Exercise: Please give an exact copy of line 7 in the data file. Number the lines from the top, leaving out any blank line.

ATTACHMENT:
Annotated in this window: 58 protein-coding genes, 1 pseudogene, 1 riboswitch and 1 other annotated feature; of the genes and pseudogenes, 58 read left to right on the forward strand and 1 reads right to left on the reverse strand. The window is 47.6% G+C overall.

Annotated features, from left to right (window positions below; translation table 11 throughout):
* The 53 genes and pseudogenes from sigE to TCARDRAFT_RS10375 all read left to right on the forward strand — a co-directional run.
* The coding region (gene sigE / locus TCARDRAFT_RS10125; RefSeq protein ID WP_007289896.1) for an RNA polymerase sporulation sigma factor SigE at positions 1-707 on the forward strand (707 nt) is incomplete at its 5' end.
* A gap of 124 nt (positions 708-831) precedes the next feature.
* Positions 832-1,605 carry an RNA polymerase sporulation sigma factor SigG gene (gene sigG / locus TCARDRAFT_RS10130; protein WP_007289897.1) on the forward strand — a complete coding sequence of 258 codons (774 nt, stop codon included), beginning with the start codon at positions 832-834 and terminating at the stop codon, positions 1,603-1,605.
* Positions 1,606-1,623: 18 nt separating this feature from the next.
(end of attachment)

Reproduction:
* Positions 1,606-1,623: 18 nt separating this feature from the next.